OXFORD UNIVERSITY PRESS

The Faculties: A History

ISBN : 9780199935277

Price(incl.tax): 
¥5,390
Author: 
Dominik Perler
Pages
368 Pages
Format
Paperback
Size
142 x 211 mm
Pub date
Jul 2015
Series
Oxford Philosophical Concepts
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It seems quite natural to explain the activities of human and non-human animals by referring to their special faculties. Thus, we say that dogs can smell things in their environment because they have perceptual faculties, or that human beings can think because they have rational faculties. But what are faculties? In what sense are they responsible for a wide range of activities? How can they be individuated? How are they interrelated? And why are different types of faculties assigned to different types of living beings? The six chapters in this book discuss these questions, covering a wide period from Plato up to contemporary debates about faculties as modules of the mind. They show that faculties were referred to in different theoretical contexts, but analyzed in radically different ways. Some philosophers, especially Aristotelians, made them the cornerstone of their biological and psychological theories, taking them to be basic powers of living beings. Others took them to be inner causes that literally produce activities, while still others provided a purely functional explanation. The chapters focus on various models, taking into account Greek, Arabic, Latin, French, German and Anglo-American debates. They analyze the role assigned to faculties in metaphysics, philosophy of mind and epistemology, but also the attack that was often launched against the assumption that faculties are hidden yet real features of living beings. The short "Reflections" inserted between the chapters make clear that faculties were also widely discussed in literature, science and medicine.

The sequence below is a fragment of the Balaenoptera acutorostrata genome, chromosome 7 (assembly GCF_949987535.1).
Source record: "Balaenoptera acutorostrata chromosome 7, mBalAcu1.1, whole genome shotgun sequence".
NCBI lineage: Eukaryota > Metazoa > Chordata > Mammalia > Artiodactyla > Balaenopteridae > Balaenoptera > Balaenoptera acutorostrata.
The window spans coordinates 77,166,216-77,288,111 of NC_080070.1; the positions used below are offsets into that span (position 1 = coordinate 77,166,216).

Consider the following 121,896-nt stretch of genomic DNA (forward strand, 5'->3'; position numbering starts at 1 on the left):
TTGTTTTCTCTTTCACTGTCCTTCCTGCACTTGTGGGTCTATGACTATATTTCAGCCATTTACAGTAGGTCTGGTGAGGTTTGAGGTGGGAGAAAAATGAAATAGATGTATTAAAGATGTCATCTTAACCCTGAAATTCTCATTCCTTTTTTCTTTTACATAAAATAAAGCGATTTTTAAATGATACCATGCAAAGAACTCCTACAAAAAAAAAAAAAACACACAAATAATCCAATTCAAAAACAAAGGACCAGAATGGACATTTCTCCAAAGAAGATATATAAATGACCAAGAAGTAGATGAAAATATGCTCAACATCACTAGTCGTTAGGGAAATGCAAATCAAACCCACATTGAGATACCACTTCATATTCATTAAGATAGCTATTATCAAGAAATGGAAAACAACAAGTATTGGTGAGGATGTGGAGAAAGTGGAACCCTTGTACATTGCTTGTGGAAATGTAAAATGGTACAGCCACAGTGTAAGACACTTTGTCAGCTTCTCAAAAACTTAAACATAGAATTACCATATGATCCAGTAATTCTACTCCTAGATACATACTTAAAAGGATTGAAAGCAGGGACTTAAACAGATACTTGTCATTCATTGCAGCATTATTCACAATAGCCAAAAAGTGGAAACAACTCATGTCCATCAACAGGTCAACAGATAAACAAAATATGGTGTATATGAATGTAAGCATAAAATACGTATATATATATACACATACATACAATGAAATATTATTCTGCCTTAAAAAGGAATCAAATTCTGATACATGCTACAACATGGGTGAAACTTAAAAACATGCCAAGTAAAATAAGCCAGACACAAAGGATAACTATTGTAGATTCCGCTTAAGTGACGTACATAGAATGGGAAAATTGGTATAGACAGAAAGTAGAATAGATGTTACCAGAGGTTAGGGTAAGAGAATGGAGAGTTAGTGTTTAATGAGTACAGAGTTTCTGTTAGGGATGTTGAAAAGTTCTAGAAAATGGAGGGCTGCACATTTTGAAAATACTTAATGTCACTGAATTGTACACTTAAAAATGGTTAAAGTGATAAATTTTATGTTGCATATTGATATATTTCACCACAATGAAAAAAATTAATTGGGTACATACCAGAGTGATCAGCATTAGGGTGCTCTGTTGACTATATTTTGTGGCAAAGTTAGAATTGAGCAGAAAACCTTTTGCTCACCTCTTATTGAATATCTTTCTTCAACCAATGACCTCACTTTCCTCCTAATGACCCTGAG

Index: 

Introduction
Dominik Perler
Chapter 1: Faculties in Ancient Philosophy
Klaus Corcilius
Reflection: Faculties and Self-debate
Helene P. Foley
Chapter 2: Faculties in Arabic Philosophy
Taneli Kukkonen
Chapter 3: Faculties in Medieval Philosophy
Dominik Perler
Reflection: Faculties and Imagination
Verena Olejniczak Lobsien
Chapter 4: Faculties in Early Modern Philosophy
Stephan Schmid
Chapter 5: Faculties in Kant and German Idealism
Johannes Haag
Reflection: Faculties and Phrenology
Rebekka Hufendiek and Markus Wild
Chapter 6: Faculties and Modularity
Markus Wild and Rebekka Hufendiek
Reflection: Faculties and Neuro-Enhancement
Saskia K. Nagel
Bibliography

About the author: 

Dominik Perler is Professor of Philosophy at Humboldt-Universitat, Berlin. He previously taught at Oxford and Basel and has had visiting appointments at UCLA, Tel Aviv, Wisconsin-Madison and Princeton. He is Member of the Berlin-Brandenburg Academy of Arts and Science. His research focuses on medieval and early modern philosophy

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